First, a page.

It is much more convenient to blame the Yellow Peril, the WHO, the immigrants, anyone who comes to mind. The blame is widely shared, but there is nothing that can be remotely compared to the malignancy in Washington and the clone of Trump in the main Latin American country, Jair Bolsonaro in Brazil. For the United States, there are broader geopolitical issues. Relations between the United States and China are complex. The neoliberal corporate globalization project has placed overwhelming supply sources in China, although profits are concentrated at home. It’s a job considering that US-based multinationals have roughly half the world’s wealth, as political economist Sean Starrs has discovered. At the same time, China’s rapid growth is very worrying for U.S/ leaders, who are seeking to prevent it, in a very public way. All of this creates difficult and dangerous problems.

JS: What recommendation would you give, on the one hand, to the governments of the countries of Latin America, countries like the Dominican Republic that depend so much on tourism and that will suffer a lot economically? And to the peoples of those countries, to the citizens suffering from the COVID-19 pandemic?

NC: The immediate problem must be to contain the pandemic. Beyond that, it is a good time to rethink the development model of dependency on foreign wealth and power. Perhaps to revive UNCTAD’s programs for a New International Economic Order and related initiatives that succumbed to imperial force and the greed of Latin American elites, issues that arise throughout the Global South.

JS: As a scientist, what can Noam Chomsky say about COVID-19? Is a virus so small, a microscopic organism, bringing the world to its knees in just a couple of months? Any lesson to learn about how fragile our balance is?

NC: I’m old enough to remember when polio was a terror, which ended with a vaccine developed under a program started by President Roosevelt. Smallpox was eradicated. Other terrors have been controlled. The serious threat of microorganisms has been recognized for centuries.

The problem is not that the virus is so small, rather, it lies in our profit-driven socio-economic systems, which have created a very fragile global system designed in the interests of the very wealthy and corporate sectors, and under the neoliberal assault of the past 40 years, have caused serious damage, immense damage to the social and political order along with great damage to the majority of the world’s population.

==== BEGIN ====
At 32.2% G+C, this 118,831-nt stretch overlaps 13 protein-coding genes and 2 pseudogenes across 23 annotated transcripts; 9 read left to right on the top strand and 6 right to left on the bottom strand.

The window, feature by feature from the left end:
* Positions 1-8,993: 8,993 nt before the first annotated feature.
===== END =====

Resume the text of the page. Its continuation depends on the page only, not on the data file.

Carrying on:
The positive side is that the fundamental problems are under human control, if the public organized and acts. There is no way to predict what will come next in terms of our way of life. It depends on how the world population will react to what is happening. This situation could lead us to highly authoritarian and repressive states that expand the neoliberal plague even more than what has happened. In fact, they’re working on it right now. Always remember that the capitalist class does not yield, they are always pursuing more profits. Right in the middle of this, they are asking for more funds for fossil fuels. Destruction of regulations that offer some protection.

Recently, the US Environmental Protection Agency, which under Trump has just become a complement to coal producers, removed regulations restricting the production of mercury and other soil pollutants around the plants. That means, “Let’s kill more American children and destroy the environment because this way we can get more benefits for the coal companies,” which, of course , are destroying the environment. That is what they constantly do. Every day, they don’t stop. And if there are no social forces that oppose them, it will be the world that will fall.

JS: A question outside the political, sociological or anthropological scope, if you wish, perhaps a philosophical or spiritual question to try to understand your reasoning process. When we see nature and observe all the ranges of interaction in our system of organisms and species, predators that survive by feeding on weaker beings, bacteria that interact with the environment, viruses that kill humans, insects, plants, living things, everything in a system articulated for billions of years, all that we call nature. We could say “Life is amazing and beautiful.” But when Noam Chomsky thinks about all this, how do you visualize it in your scientific and analytical mind and what does it mean to you?